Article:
Global Renewables and Energy Efficiency Pledge
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- 118 countries signed a renewable energy pledge at the ongoing COP28 climate summit to triple the world’s green energy capacity to 11,000 GW by 2030, thereby, reducing the reliance on fossil fuels in generating energy.
Highlights of “Global Renewables and Energy Efficiency Pledge”
- According to the “Global Renewables and Energy Efficiency Pledge”, countries have to “double the global average annual rate of energy efficiency improvements from around 2% to over 4% every year until 2030”.
- By checking the rise in emissions, governments hope to curtail global average temperature below the 2 degree Celsius temperature limit since pre-industrial times, if not the ambitious 1.5 degree Celsius of the 2015 Paris Agreement.
- The pledge is neither legally binding nor a part of the official COP28 calendar.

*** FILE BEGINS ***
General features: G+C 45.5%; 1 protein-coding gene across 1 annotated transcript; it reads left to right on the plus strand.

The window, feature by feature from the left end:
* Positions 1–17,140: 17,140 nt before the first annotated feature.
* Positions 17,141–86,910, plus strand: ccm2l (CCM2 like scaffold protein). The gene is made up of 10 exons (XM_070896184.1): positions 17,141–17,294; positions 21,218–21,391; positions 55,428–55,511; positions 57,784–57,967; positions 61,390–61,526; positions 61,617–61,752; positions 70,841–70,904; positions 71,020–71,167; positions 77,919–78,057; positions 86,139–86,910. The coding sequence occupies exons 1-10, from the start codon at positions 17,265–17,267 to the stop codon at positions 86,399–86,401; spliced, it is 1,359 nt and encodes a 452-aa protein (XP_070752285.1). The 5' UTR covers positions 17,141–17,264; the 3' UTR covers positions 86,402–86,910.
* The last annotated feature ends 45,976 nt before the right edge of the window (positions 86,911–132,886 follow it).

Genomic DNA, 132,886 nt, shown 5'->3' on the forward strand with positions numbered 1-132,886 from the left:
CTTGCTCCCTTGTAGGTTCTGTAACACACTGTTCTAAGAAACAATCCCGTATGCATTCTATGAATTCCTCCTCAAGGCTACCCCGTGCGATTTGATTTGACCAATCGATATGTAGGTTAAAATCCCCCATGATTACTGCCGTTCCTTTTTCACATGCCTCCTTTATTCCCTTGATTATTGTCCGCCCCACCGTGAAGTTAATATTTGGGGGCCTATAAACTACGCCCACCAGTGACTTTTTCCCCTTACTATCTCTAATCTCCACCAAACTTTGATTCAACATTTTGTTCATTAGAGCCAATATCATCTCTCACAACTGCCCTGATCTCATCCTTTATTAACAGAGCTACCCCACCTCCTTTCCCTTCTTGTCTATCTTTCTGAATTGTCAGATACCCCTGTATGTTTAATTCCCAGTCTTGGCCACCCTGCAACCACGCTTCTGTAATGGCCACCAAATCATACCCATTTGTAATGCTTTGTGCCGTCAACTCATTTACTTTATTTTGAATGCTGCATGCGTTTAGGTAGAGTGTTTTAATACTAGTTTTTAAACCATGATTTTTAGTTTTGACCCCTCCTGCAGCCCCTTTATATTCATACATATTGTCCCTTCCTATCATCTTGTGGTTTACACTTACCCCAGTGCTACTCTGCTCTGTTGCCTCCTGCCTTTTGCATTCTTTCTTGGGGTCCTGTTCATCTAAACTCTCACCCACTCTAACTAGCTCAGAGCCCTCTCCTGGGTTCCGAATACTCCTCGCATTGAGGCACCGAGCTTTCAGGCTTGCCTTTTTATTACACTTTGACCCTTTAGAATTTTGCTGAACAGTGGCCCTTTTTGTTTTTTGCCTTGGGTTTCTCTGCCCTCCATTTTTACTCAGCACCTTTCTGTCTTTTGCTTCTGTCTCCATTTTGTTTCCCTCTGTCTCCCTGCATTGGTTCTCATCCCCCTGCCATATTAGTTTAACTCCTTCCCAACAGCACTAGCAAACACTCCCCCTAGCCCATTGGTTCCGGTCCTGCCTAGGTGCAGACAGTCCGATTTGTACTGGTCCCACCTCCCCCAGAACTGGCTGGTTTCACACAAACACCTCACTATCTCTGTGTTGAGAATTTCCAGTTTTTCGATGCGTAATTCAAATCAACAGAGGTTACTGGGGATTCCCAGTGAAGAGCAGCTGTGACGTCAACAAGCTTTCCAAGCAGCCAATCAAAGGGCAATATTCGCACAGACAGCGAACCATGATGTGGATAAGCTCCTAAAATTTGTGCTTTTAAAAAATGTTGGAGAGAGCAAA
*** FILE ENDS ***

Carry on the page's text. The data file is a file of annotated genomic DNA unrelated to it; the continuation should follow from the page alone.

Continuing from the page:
- COP28 also has the issue of tripling renewable energy on its agenda, the outcome of which is being keenly awaited. What the pledge does is indicate that world leaders want to be more active in checking global emissions.
- Solar, wind, hydropower and biofuels are seen as the fuels of the future, even in developing countries. According to the pledge, the tripling of renewable energy is expected to practically eliminate fossil fuels as energy sources by 2050.
- The pledge was spearheaded by the EU, the US and the UAE and supported by Brazil, Nigeria, Australia, Japan, Canada, Chile and Barbados.
- India and China have stayed away as the initiative calls for phasing down of coal and “ending the continued investment in unabated new coal-fired power plants”.
- In September 2023, however, India had already supported, as part of the G20, a commitment to work towards tripling global renewable energy capacity by 2030.
- The announcement was one of the strongest declarations to come out of the G20. All eyes are now on the result of discussions at COP28.
Q. India has rightly stayed away from the “Global Renewables and Energy Efficiency Pledge”. Justify.